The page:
SONGS SHINE IN DELIGHTFUL TRACING OF THE SCOTTISH THREAD IN OUR SETTLER HERITAGE
Written and directed by Jacqueline Coats<br /> Single Malt Collective
at Various venues - on tour, New Zealand wide
From 4 Nov 2012 to 25 Nov 2012
Reviewed by Michael Gilchrist, 5 Nov 2012
Maggie (Rowena Simpson) and Johnnie (Stuart Coats) are two Scottish immigrants to New Zealand, who meet and marry just before the First World War. Home tells their story in admirably economical fashion, showing how important traditional and popular songs of the period were in mediating the changes in their lives: from Scotland to New Zealand, in romance and in the trials of battle.
Jacqueline Coats' script is well researched, well judged at every moment and really allows the songs to shine. They are also beautifully performed. Douglas Mews provides exemplary accompaniment, and both Rowena Simpson's soprano and Stuart Coats' tenor are technically and colloquially faultless – and powerful and accurate when needed. The songs are always well acted in addition to being well sung.
Highlights for me included the ‘Skye Boat Song', whose lyrics of 1884 recall the defeat at Culloden in 1745. Here the song is perfectly contextualised in the journey of the NZ Expeditionary Force to Egypt and eventually to Gallipoli, looking both forward and back to the Scots' brave, optimistic and unfortunate history in battle.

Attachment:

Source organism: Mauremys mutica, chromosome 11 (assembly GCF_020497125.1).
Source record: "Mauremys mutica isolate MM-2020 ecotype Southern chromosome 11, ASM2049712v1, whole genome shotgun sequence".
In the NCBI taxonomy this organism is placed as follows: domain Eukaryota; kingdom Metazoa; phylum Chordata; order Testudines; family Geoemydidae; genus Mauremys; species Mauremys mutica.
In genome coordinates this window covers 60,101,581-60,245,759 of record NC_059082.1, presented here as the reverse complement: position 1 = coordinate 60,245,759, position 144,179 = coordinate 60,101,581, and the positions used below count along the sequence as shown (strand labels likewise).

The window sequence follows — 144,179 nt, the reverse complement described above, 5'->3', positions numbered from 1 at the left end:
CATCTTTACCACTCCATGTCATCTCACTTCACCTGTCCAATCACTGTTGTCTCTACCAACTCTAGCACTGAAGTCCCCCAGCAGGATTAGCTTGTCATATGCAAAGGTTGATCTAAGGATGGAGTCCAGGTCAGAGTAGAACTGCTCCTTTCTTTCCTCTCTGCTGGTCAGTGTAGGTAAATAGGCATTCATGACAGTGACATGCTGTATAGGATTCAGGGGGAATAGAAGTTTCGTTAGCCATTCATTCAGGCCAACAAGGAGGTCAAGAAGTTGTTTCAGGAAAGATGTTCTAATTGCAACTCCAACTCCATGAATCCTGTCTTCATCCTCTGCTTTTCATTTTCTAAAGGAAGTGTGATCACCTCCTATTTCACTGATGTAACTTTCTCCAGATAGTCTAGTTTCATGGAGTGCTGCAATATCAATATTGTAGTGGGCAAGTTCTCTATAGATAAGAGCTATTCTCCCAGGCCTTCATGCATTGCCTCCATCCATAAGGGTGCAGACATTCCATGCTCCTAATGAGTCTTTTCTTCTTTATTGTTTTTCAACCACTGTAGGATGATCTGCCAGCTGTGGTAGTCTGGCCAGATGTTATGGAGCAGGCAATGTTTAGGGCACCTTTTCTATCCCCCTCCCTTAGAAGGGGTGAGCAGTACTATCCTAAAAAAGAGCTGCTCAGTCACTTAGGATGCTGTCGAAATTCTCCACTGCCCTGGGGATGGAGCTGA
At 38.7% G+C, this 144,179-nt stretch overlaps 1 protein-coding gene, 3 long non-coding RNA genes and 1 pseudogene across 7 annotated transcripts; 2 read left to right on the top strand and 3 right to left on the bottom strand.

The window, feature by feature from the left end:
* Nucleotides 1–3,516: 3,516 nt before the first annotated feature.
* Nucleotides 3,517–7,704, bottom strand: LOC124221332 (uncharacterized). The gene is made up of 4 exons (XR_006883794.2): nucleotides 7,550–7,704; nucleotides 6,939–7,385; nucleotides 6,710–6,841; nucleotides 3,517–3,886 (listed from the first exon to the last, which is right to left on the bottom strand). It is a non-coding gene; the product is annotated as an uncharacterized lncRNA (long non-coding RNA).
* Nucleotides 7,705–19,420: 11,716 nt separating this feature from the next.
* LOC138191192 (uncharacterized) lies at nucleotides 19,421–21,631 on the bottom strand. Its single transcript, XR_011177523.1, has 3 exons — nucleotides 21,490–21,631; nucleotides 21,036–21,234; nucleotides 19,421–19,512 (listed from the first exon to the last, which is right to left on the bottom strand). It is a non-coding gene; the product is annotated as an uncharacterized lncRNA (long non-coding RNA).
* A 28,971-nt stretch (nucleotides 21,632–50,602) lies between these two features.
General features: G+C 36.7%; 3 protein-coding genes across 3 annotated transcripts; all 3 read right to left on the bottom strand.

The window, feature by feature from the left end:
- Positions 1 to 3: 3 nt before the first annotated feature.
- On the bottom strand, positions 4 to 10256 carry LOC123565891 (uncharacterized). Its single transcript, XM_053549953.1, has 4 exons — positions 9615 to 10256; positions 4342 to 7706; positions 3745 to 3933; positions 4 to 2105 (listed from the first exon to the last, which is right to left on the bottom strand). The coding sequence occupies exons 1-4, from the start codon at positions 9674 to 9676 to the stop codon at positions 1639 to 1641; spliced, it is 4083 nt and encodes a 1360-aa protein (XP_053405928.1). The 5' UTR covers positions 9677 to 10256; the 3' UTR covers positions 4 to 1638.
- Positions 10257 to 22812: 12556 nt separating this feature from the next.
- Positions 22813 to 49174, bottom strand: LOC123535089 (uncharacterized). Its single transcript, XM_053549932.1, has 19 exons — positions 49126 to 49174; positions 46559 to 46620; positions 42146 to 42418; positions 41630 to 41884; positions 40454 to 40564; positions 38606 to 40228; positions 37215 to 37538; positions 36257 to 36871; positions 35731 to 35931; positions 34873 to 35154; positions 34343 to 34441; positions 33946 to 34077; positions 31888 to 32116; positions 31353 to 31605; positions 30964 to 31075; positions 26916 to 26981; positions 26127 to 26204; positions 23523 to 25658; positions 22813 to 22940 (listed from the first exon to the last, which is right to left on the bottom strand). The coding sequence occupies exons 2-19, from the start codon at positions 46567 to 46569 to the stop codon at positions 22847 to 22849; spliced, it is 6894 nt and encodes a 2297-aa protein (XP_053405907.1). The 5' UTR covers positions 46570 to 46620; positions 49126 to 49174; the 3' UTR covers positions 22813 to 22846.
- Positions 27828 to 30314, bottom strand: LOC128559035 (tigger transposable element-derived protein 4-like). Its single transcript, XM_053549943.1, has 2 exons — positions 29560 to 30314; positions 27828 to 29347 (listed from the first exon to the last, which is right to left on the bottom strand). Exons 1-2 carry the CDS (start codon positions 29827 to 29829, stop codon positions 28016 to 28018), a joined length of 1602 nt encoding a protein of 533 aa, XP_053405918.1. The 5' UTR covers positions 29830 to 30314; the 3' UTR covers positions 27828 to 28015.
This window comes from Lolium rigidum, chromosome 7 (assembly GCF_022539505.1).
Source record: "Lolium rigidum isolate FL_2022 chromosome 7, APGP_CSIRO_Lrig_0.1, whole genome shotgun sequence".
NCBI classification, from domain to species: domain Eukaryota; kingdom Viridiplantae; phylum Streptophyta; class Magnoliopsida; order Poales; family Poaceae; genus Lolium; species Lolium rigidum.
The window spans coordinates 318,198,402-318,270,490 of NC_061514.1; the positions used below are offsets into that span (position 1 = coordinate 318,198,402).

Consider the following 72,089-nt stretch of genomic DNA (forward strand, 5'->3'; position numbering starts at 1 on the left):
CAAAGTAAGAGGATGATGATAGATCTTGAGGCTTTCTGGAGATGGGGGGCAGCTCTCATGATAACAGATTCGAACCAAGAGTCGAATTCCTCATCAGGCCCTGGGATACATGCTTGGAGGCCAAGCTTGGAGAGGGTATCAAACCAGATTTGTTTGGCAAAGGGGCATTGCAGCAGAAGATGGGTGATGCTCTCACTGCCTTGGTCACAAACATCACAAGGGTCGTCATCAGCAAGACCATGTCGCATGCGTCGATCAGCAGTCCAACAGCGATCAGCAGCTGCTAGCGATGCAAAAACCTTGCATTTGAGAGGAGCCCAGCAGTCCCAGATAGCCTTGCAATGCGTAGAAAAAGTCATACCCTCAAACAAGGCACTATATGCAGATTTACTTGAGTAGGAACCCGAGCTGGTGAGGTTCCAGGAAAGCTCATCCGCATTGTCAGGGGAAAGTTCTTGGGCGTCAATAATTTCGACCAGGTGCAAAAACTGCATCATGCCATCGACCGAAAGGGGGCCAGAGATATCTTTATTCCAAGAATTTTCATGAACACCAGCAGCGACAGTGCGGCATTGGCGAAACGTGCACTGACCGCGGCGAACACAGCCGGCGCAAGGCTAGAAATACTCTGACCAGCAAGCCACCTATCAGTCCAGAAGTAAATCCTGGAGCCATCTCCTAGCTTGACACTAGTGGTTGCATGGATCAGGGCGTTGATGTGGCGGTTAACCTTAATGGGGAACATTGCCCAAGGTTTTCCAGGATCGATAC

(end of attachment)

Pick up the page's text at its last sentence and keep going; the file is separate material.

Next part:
As the programme notes, the play focuses on one thread of the fabric of New Zealand's settler culture and this strategy works well. It displays the distinctive dialect and flavour of earlier Scottish songs, particularly nationalist songs, and shows how the development of the characters' national identity progresses, particularly through their adoption of other songs.
Their love of music makes them open to new ways of understanding their situation more generally. The climactic duet of “Po Atarau” or “Now is the Hour”, sung in te Reo, works wonderfully at every level.
Home is a delightful small production. It does make one want more: the writing and the performers could easily sustain a show of up to an hour and a half of running time, provided there was also a modest lighting plot. Even in this production, a lighting operator was sorely missed, as some simple shaping of the lighting would have added another dimension to the emotional contours of the piece – as well as relieving pressure on the necessarily skimpy set. While budgets are tight in the Arts on Tour scheme, this may be something to consider for the future.
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See also reviews by:
Garth Wilshere (Capital Times);
Kirsty van Rijk